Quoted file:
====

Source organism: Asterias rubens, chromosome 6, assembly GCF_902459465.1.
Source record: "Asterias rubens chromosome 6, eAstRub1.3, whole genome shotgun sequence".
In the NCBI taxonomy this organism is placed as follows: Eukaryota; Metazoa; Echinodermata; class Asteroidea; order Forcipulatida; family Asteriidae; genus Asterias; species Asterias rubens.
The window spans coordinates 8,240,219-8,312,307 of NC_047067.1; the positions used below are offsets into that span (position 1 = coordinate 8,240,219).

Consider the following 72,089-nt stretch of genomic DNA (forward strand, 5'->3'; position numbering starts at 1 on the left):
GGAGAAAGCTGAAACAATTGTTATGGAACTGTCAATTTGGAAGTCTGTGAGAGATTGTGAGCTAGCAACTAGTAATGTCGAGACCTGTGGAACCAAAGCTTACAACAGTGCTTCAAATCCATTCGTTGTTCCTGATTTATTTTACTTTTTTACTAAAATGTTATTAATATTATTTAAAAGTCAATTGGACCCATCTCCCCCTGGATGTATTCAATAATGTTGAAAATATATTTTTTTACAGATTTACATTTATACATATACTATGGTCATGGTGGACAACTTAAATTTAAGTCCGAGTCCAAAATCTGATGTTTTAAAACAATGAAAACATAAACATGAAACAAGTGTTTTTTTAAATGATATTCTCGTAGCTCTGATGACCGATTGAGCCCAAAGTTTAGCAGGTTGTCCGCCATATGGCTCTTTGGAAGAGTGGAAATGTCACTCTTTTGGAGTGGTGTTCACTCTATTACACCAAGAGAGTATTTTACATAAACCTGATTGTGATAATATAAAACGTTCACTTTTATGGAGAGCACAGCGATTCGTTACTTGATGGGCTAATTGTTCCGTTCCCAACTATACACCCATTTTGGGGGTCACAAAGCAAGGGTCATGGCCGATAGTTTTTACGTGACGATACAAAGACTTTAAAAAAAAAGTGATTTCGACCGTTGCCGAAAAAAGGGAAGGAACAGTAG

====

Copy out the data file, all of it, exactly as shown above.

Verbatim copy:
Source organism: Asterias rubens, chromosome 6, assembly GCF_902459465.1.
Source record: "Asterias rubens chromosome 6, eAstRub1.3, whole genome shotgun sequence".
In the NCBI taxonomy this organism is placed as follows: Eukaryota; Metazoa; Echinodermata; class Asteroidea; order Forcipulatida; family Asteriidae; genus Asterias; species Asterias rubens.
The window spans coordinates 8,240,219-8,312,307 of NC_047067.1; the positions used below are offsets into that span (position 1 = coordinate 8,240,219).

Consider the following 72,089-nt stretch of genomic DNA (forward strand, 5'->3'; position numbering starts at 1 on the left):
GGAGAAAGCTGAAACAATTGTTATGGAACTGTCAATTTGGAAGTCTGTGAGAGATTGTGAGCTAGCAACTAGTAATGTCGAGACCTGTGGAACCAAAGCTTACAACAGTGCTTCAAATCCATTCGTTGTTCCTGATTTATTTTACTTTTTTACTAAAATGTTATTAATATTATTTAAAAGTCAATTGGACCCATCTCCCCCTGGATGTATTCAATAATGTTGAAAATATATTTTTTTACAGATTTACATTTATACATATACTATGGTCATGGTGGACAACTTAAATTTAAGTCCGAGTCCAAAATCTGATGTTTTAAAACAATGAAAACATAAACATGAAACAAGTGTTTTTTTAAATGATATTCTCGTAGCTCTGATGACCGATTGAGCCCAAAGTTTAGCAGGTTGTCCGCCATATGGCTCTTTGGAAGAGTGGAAATGTCACTCTTTTGGAGTGGTGTTCACTCTATTACACCAAGAGAGTATTTTACATAAACCTGATTGTGATAATATAAAACGTTCACTTTTATGGAGAGCACAGCGATTCGTTACTTGATGGGCTAATTGTTCCGTTCCCAACTATACACCCATTTTGGGGGTCACAAAGCAAGGGTCATGGCCGATAGTTTTTACGTGACGATACAAAGACTTTAAAAAAAAAGTGATTTCGACCGTTGCCGAAAAAAGGGAAGGAACAGTAG